Short of the sink, Bella Vista Brazilian Pizza's chefs pile almost every ingredient in the kitchen?from meats and cheeses to fresh fruit and chocolate?onto thin-crust disks to create 30 different styles of gourmet pizza. Waiters then meander through the dining room in the tradition of Brazilian-rodizio-style meals, serving guests as much pizza as they can stomach or fit in their cheeks for later. Slices come slathered in specialty Brazilian-style sauces and topped with brazilian sausages, and catupiry?brazilian cream cheese?as well as in other non-traditional toppings such as cinnamon, hearts of palm, beef stroganoff, and vegetarian cheese. In addition to its savory pizza staples, Bella Vista also churns out dessert pizzas and four pasta dishes.
Open seven days a week and stationed in the Brazilian Mall, Bella Vista enshrouds guests in the light emitted by a tinted-window ceiling and decorative wicker-basket light fixtures. Energetic music fills the space as diners sup on slices and sip their own BYOB beverages. And on major international soccer match days, the matches are broadcast on TVs throughout the restaurant.
The meat connoisseurs at Libra Brazilian Steakhouse know showmanship is one of the primary draws of churrascaria-style dining. In this spirit, the chefs cook succulent hunks of meat on giant skewers over an open flame. And once it’s ready, their servers distribute the tender, freshly flamed meat throughout the dining area, pausing tableside to carve off slices directly onto plates.
Presentation aside, Libra Brazilian Steakhouse backs up its bravado with quality meats. The chefs use only 100% Black Angus beef and refuse to accept any meat containing hormones or antibiotics. Additionally, the culinary artists cook more than 30 hot, made-from-scratch sides as well as housemade desserts. And to top it off, the steak-house staff curates and recommends numerous international wines.
Servers hoisting skewers circulate continuously through Samba Brazilian Steakhouse, pausing tableside to carve mesquite-grilled morsels of brazilian sausage, bacon-wrapped chicken, and sirloin steak. Clusters of mod white couches stand out against glowing orange walls, which contain plenty of nooks for groups to squeeze into. Brunch hours offer a consortium of all-you-can-eat meats such as marinated beef and pork. The main course is complemented by unlimited trips to the salad- and Brazilian side dish-buffet, as well as your choice of mimosa, champagne, and sangria. At night, a chorus of smooth-limbed showgirls catalyzes the party with a slight assist from the caipirinha bar's more than 20 versions of Brazil's national cocktail.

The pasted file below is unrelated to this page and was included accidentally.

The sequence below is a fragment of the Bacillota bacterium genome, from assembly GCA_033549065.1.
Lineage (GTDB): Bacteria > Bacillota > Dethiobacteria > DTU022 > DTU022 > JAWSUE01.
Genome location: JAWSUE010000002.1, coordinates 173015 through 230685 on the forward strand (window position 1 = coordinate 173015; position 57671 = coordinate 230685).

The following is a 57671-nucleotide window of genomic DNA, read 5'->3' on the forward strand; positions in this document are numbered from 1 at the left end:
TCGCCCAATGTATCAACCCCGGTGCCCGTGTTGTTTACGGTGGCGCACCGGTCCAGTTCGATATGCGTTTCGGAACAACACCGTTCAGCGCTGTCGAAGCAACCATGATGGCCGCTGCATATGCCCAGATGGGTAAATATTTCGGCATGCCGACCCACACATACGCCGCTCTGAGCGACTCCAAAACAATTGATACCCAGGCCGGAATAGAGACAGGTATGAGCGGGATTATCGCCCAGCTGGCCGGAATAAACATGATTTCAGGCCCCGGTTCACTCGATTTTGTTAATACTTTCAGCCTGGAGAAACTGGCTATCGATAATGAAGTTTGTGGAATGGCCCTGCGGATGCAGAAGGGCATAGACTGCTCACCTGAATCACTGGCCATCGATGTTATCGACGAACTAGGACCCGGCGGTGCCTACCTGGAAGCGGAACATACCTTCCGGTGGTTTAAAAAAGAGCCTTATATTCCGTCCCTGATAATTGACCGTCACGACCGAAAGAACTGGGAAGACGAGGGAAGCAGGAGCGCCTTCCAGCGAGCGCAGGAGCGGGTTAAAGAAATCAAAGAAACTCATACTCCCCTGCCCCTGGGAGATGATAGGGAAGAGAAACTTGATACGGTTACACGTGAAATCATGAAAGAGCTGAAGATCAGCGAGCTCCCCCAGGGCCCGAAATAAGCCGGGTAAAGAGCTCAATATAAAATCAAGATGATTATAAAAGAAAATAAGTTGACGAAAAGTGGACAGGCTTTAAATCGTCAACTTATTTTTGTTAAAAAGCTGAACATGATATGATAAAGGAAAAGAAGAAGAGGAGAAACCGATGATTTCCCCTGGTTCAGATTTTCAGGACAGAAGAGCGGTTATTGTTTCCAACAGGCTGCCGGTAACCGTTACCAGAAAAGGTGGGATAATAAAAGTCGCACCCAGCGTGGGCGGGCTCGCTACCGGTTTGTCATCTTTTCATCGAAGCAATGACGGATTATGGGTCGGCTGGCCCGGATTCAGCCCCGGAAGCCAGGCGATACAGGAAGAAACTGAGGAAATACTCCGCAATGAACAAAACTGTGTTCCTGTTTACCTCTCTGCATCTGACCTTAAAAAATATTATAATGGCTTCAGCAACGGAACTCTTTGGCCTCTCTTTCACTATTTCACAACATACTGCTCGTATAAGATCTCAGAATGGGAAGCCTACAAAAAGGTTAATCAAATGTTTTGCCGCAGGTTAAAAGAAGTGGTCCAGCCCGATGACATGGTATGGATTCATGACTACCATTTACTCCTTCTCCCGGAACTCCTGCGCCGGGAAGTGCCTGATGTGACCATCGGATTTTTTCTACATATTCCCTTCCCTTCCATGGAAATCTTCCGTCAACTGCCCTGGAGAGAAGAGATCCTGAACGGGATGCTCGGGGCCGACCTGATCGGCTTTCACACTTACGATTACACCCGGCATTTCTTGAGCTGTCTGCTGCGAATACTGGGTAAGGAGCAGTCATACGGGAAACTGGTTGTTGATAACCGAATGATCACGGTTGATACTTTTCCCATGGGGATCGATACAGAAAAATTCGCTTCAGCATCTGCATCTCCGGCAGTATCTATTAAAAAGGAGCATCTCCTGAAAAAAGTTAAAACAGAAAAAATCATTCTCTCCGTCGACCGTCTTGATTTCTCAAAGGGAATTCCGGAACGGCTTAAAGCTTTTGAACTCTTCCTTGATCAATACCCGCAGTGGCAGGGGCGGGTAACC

In keeping with the 300-year-old Brazilian tradition of slowly roasting skewered meats over an open flame, Picanha Churrascaria overwhelms diners' appetites with never-ending servings of 15 different proteins. Throughout each meal, servers approach tables with long, sword-like skewers of top sirloin, garlic chicken, and leg of lamb, then slice freshly grilled portions directly onto plates until guests signal them to stop. Between platefuls, diners can visit the restaurant's buffet, which features more than 40 salad fixings, a spread of traditional Brazilian side dishes, and cutthroat guards that see to it that no one scoops with their hands.
You could argue that every meal at Gaucho's Village includes live entertainment—servers are constantly visiting tables with humongous skewers of meat and slicing off choice pieces with a sword-like knife. To summon such a show to your table, all you need to do is turn a small marker over to display its green side, or turn your "Bring on the Meat" t-shirt right-side out. Then, you select from an array of flame-roasted cuts, ranging from the traditional picanha, or sirloin cap, to tri-tip and filet mignon wrapped in bacon. The blazing churrasco fires backstage also cook lamb, pork, and sausage, and the menu suggests a proper wine pairing for each cut.
Though these meats have been featured on the Travel Channel's Tastiest Places to Chow Down, they aren't the only impressive spectacle at the restaurant. The real show occurs on weekends, when samba dancers and DJs rev up the always-festive atmosphere. Guests who would rather kick back than shimmy along can visit the attached lounge. There, a separate lounge menu boasts empanadas and coxinha—fried balls of chicken and cheese—as well as flavored hookah on a back patio fenced with live bamboo.
Servers hoisting skewers circulate continuously through Samba Brazilian Steakhouse, pausing tableside to carve mesquite-grilled morsels of brazilian sausage, bacon-wrapped chicken, and sirloin steak. This is hardly an unusual sight at Brazil's famous all-you-can-eat churrascarias?until you see the ocean views through the 180-degree wall of glass in Samba Brazilian Steakhouse's Redondo dining room. This chic perspective on tropicalia dominates all aspects of the steakhouse. Clusters of mod white couches stand out against glowing orange walls, which contain plenty of nooks for groups to squeeze into.
Brunch hours offer a consortium of all-you-can-eat meats such as marinated beef and pork. The main course is complemented by unlimited trips to the salad- and Brazilian side dish-buffet, as well as your choice of mimosas, champagne, and sangria. On Thursday?Saturday, a chorus of smooth-limbed showgirls catalyze the party with a slight assist from the caipirinha bar's more than 20 versions of Brazil's national cocktail.